On Thursday, Feb. 1, U.S. District Judge for the Southern District of New York Katherine Forrest ’86 headlined the first installment of this semester’s Public Affairs (PAC) Speaker Series. Judge Forrest delivered a talk entitled “Freedom of Expression: A View From the Bench.”
Judge Forrest earned her bachelors degree in Women’s Studies at Wesleyan before continuing on to the NYU School of Law, where she obtained her Juris Doctor in 1990. In 2010, United States Assistant Attorney General Christine Varney recruited Forrest to join the Department Of Justice as a Deputy Assistant Attorney General in the Antitrust Division. A year later, at the recommendation of Senator Chuck Schumer (D-NY), President Barack Obama nominated Forrest to fill a judicial seat for the Southern District Court of New York that had been vacated at the end of 2010.
During her tenure as a District Court Judge, Forrest has heard several high-profile cases, including Hedges v. Obama (2012) and United States v. Ulbricht (2015). Most recently, Judge Forrest ruled that the Constitution affords illegal immigrants the “right to say goodbye,” barring the federal order that called for the deportation of immigration activist Ravi Ragbir.
“I am very proud to note that this person is a product of Wesleyan University,” noted Chair of the Government Department Marc Eisner, before yielding the floor to Judge Forrest.
Forrest began her lecture by highlighting landmark cases concerning freedom of speech and underscoring the importance of protecting this fundamental right.
“The freedom of expression or the freedom of speech is not something that the mass of people in our society can take for granted,” Forrest said. “It is something that has been a hard and fought for right…. It is fundamental to our democracy and to the democratic process. There is real repression that is occurring relating to speech in this world and even in this country.”
Quickly flipping through headlines, Forrest presented story after story in which people were prosecuted as a result of their ideas or beliefs: a woman in Spain who made a Franco joke, an American arrested in Zimbabwe for a tweet about Robert Mugabe, Palestinian activists hunted by authorities, and a man not allowed into a voting booth because of the slogan on his shirt.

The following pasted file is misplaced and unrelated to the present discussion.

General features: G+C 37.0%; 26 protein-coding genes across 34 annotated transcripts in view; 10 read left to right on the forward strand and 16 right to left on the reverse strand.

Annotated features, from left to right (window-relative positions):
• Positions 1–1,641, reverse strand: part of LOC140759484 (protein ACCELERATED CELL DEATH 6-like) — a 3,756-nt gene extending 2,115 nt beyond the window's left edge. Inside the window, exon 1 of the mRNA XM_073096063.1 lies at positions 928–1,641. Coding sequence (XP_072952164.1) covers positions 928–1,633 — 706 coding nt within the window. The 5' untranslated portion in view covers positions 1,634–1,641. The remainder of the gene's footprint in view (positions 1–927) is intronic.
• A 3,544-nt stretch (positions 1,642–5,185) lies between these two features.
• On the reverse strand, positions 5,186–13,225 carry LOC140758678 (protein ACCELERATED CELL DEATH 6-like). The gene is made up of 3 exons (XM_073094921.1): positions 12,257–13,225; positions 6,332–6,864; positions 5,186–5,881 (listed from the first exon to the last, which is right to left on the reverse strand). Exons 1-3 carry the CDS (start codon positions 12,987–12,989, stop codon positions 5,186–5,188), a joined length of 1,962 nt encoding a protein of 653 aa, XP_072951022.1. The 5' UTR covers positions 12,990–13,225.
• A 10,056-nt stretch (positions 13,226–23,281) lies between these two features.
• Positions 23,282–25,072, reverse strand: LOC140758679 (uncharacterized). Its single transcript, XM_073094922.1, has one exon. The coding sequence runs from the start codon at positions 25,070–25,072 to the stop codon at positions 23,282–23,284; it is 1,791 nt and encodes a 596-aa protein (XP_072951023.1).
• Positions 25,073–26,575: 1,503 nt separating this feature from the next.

“The point is that this is real,” Forrest asserted. “There are real incursions on free speech that we think of as things that wouldn’t really happen.”
Throughout her speech, Forrest emphasized how uniquely important freedom of expression is to a democratic system, especially in the current era, when the press is constantly threatened by the most powerful political figures in the country.
“We’ve seen this before with the Pentagon Papers, and it’s something we can’t ignore,” Forrest explained of President Trump’s and the GOP’s assaults on the press. “Free speech is absolutely fundamental to a participatory democracy. It is, I would argue, one of the most critical components…because you’ve got to have people able to speak to each other, to be able to provide information to each other…. Otherwise, how can you have a representative democracy if you don’t know what you’re representing?”
Forrest believes the principles behind the First Amendment are particularly significant on college campuses. For her, that entails listening to people and giving them the opportunity to talk, even if someone doesn’t agree with their ideas.
In Forrest’s opinion, free speech is under attack on many college campuses, an idea on which one student voiced skepticism.
“Putting aside what may happen among a small group of students at what might be typically thought of as very liberal institutions like Berkeley, etc., do you see any evidence or data that suggests that this is actually a widespread problem?” asked Aaron Stagoff-Belfort ’18.
Forrest suggested reading Chemerinsky and Gillian’s “Free Speech on Campus,” which she believed to be a good example of the kind of attacks on free speech that have occurred on campuses recently. Whether or not they agree with her, Forrest urged students to think carefully about their behavior regarding the opinions of others.
“When [college students] are thinking about free speech, [they must] remember history, remember democracy, know the implications, proceed with care…. [and] ignore the crazies,” she concluded.